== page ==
Shoot_for_the_moon_by_livinganlie

February 24, 2014

Time does seem to fly! I am so excited to sit down and write this entry today. I am excited just to write. It always helps to clear my head.

The quote in the beginning of this article is my favorite! I use it with my students all the time. After reading this article, you will see how it is important in your life as well!

I came across this post the other day on a friends newsfeed and I was compelled to read it. The title “I Didn’t Breastfeed My Daughter” popped out at me and I was drawn to the page for one single reason: My breastfeeding experience was the worst! Now , I know, many of you are shaking their heads, especially those of you who are La Leche League members.  However, hold your opinions until after you have read my thoughts. The author of the post I read spoke about how she tried but her daughter would not latch on at all. She was thrown many comments from other people and given stares of horror as she gave her daughter a bottle. I let out many gasps as I read this article.

I was in the same boat over a year ago. My son had very minor complications when he was born and I did not see him for over 12 hours after he was born. As soon as I saw him I went right into doing what a mom is “suppose” to do: breastfeed. I had read so many books about this topic that as far as I had known, it was suppose to be extremely natural. Well, wasn’t it a big shock when my son would not latch. After so many attempts, a nurse had suggested that if I really wanted my son to get breast milk, why don’t I try pumping. So, there I was, hooked up to this device that made me seem very much like a milking cow. However, I did produce some milk and my son got this through a bottle. That was my first of a long line of pumpings.

In the days following my son’s birth, my husband and I sat with lactation consultants and countless nurses who tried so hard to get my son to latch. I slowly came to the realization that pumping was going to be my best bet.  On the night before my son and I were to be discharged, a middle aged nurse came into my room and saw me pumping. She looked at me with disgust in her face and said “Would you like me to come back later and show you how to really breastfeed?”. I politely said, “Sure! Thank you!” and she left. About 3 hours later she came back and I was pumping again and she said with both hatred and sarcasm in her voice, ” Well, obviously you aren’t going to breastfeed. Why don’t you just stop doing that and give him formula?”. I tried to explain that my son wouldn’t latch and I was trying my best to give him my milk. She shook her head and in so many words said that I was doing an awful injustice to my son and that I wouldn’t last a week pumping. She left the room and I cried my eyes out. I thought my husband was going to go say something to her  (but he hugged me instead 😉 ).

I left the hospital and made a vow to myself that I would show that lady a thing or two. I wound up pumping for 6 months. I dreaded every moment I sat in front of that torture chamber (as I so fondly referred to my pump), but I did it every 3 hours. I never have forgotten that nurse and I thought of her each time I pumped. And I had a huge smile every time I would produce an over abundance of milk!

I do want to point out that I do not hate nurses. I think that they are amazing people who perform amazing duties every day.  This one particular nurse I had just had an awful personality with an even worse bedside manner. They do say what goes around, comes around.  In this nurse’s case, I hope it is not when she is in a similar position as mine.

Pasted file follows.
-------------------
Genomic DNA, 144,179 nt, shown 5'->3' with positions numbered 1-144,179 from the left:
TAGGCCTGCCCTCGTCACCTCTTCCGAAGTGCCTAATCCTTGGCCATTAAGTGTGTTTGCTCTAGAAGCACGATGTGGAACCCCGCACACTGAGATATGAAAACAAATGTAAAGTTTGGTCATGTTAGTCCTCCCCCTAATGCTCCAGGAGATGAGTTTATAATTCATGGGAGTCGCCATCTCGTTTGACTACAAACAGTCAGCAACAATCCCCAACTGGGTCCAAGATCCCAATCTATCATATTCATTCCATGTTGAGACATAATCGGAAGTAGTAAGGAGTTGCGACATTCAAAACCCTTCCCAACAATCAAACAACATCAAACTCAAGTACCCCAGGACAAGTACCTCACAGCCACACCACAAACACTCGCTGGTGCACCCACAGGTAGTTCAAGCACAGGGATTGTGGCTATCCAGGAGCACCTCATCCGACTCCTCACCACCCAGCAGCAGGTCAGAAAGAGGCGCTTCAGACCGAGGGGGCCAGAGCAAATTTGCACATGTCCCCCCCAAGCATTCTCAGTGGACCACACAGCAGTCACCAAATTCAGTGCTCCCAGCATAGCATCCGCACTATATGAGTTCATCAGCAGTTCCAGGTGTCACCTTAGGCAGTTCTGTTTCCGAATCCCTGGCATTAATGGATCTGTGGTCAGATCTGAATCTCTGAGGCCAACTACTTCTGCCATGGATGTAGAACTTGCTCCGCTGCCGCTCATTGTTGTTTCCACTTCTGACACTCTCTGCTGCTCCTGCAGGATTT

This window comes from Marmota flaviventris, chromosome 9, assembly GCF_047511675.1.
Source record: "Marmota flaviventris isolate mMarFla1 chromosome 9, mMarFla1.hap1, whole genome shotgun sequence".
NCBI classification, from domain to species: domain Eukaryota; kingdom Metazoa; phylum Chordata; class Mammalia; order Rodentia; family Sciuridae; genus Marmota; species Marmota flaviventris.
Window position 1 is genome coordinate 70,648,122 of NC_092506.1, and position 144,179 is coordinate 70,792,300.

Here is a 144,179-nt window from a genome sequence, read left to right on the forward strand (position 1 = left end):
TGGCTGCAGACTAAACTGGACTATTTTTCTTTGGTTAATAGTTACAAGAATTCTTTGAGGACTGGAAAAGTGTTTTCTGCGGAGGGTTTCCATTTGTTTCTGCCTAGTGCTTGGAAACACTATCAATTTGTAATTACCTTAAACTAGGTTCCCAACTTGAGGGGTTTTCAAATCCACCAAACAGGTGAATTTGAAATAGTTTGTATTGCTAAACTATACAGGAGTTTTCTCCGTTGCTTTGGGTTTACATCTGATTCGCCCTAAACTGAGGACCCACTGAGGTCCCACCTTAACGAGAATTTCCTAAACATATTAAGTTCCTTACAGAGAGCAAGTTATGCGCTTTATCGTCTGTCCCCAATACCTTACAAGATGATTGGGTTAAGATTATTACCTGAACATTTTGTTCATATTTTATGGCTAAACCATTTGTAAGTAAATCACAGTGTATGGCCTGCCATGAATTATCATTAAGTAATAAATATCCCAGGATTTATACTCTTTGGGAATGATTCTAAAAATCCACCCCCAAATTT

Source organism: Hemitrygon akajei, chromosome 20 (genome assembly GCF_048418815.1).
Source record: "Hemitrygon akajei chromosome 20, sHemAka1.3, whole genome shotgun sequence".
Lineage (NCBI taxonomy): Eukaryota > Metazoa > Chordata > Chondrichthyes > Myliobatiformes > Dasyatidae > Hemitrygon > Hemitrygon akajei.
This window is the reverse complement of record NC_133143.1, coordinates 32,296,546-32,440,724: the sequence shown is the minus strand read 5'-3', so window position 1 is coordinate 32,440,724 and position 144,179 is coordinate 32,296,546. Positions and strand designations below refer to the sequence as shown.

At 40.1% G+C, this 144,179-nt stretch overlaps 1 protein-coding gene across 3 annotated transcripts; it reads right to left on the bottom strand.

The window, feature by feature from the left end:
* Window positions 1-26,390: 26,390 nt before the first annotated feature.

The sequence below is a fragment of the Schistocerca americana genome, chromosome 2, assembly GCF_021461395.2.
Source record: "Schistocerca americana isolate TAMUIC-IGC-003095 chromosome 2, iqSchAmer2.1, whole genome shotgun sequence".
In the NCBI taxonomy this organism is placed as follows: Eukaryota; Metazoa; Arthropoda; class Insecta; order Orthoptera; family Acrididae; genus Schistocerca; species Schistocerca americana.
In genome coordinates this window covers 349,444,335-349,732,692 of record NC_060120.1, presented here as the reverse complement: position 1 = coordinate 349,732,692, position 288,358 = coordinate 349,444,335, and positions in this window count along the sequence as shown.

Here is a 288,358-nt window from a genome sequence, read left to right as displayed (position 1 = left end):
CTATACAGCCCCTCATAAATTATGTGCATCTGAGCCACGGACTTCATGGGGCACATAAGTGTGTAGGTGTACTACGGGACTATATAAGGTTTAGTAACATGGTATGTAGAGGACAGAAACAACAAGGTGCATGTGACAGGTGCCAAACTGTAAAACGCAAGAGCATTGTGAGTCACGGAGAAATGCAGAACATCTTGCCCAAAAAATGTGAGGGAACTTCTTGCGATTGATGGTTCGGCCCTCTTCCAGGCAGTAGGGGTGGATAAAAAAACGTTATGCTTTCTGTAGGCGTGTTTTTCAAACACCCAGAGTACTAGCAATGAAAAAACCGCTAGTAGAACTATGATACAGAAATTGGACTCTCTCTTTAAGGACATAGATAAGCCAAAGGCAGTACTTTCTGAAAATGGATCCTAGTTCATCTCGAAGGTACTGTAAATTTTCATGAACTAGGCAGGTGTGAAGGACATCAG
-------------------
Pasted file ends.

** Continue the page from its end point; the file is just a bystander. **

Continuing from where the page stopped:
To end this, I want to give a shout out to all of you who nurse for years, months, weeks, days, minutes,  or seconds, and to those of you decide to go straight to formula. You are all super moms and deserve nothing but love and support. We are all in this together and should not be putting each down. Before I had my son, someone gave me great advice about being a mom: Don’t listen to any advice. Do whatever is good for you. It is so true! You do you. And don’t let anyone tell you any different.

What is your opinion on this? Comment below.

You can also contact me at themrszfiles@gmail.com .

0 comment on If you tell me I can’t do something, I’m just going to try harder

  1. Great post mrs. ZZZZ. Thei most valuable lesson I learned since becoming a mother is that no matter how much you read or think you know, once you experience something, you may very well have a different option. Regardless being judgemental is futile to everyone. It’s great that you turned the negative experience with the nurse into a positive, motivating experience. Good for you. And I don’t care what anyone says, you pumping for 6 months is a task well worth a reward (not that you need one). I look forward to more posts.

  2. This is actually a really timely blog post for me right now because I am going through the exact same thing! Having given birth 9 days ago, I’m having a hard time breastfeeding and didn’t know it would be so difficult! So, I’ve been supplementing both with pumping every 3 hours and with formula until my milk production is higher. I am determined to breastfeed my son, whether by nursing or pumping, so we will see where it leads us. Thanks for this post to remind us women to support and advocate for one another as we are all in this together!

    • Aww! It is a hard process but I’m glad this gave you some hope. Remember: do what you are comfortable with. I believe everything happens for a readon. I wanted to give up a million times. You can do it!!

  3. I can’t believe how people can say such hurtful words to people they don’t even know!! I know how much determined and dedicated you have been (including pumping!). Wish I coould show this to that nurse!

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